Since the major processor-based Spectre and Meltdown vulnerabilities came to light earlier this month, technology companies have been working to develop and deploy patches across millions, if not billions, of devices. In the meantime, chipmakers Intel, ARM, and AMD face an uphill battle to minimize and contain the long-term damage created by the flaws in their processors.
While researchers who identified Spectre and Meltdown had warned that software patches could cause device performance hits of up to 30 percent, companies rolling out fixes are finding the impacts can vary widely. For example, Google yesterday reported that it had developed a “moonshot” mitigation for Spectre that has no material effect on the workload performance of its cloud customers.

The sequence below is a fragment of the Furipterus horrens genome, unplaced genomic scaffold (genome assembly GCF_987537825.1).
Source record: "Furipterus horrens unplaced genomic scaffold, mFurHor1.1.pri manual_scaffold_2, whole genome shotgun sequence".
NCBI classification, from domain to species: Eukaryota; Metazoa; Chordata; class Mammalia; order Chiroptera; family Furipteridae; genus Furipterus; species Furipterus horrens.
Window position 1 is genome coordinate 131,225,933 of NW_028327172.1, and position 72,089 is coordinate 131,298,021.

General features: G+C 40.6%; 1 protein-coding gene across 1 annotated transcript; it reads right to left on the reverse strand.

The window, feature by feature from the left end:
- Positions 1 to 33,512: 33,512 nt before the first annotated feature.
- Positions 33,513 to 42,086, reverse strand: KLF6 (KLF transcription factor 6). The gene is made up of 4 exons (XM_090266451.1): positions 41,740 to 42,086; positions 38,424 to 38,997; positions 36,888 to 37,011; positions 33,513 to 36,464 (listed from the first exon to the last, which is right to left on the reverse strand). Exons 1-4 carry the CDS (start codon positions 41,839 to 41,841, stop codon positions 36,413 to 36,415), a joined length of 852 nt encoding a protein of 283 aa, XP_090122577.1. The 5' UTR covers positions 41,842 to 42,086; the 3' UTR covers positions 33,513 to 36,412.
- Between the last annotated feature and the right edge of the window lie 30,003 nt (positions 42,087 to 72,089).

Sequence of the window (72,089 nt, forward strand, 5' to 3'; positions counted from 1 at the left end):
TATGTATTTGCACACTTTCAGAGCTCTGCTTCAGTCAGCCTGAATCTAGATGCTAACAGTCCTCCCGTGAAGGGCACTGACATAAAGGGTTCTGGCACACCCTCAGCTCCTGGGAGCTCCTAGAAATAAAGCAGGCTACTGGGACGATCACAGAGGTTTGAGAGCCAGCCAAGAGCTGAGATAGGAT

In the meantime, Microsoft this week said it has “temporarily paused” patches for Windows customers running AMD processors after some users reported seeing the “blue screen of death” after the update was applied.
As work continues on short-term fixes, many experts agree the technology industry faces a wholesale reckoning of long-established practices that led to these vulnerabilities in the first place. For instance, cryptographer Paul Kocher told Scientific American this week that Meltdown and Spectre demonstrate a “failure of thought and attention” by chipmakers looking to balance security and performance needs. Kocher was one of the researchers who identified the Spectre vulnerability.
Heavy Fallout for Intel
Intel appears likely to see the greatest fallout from Spectre and Meltdown, as the latter vulnerability affects its processors most of all. Patches should be available for most of its chips made in the past five years, CEO Brian Krzanich said at the CES trade show in Las Vegas this week. He added that Intel is working with other companies to minimize the impact those patches will have on user workloads.
Meanwhile, Krzanich is under fire for having sold…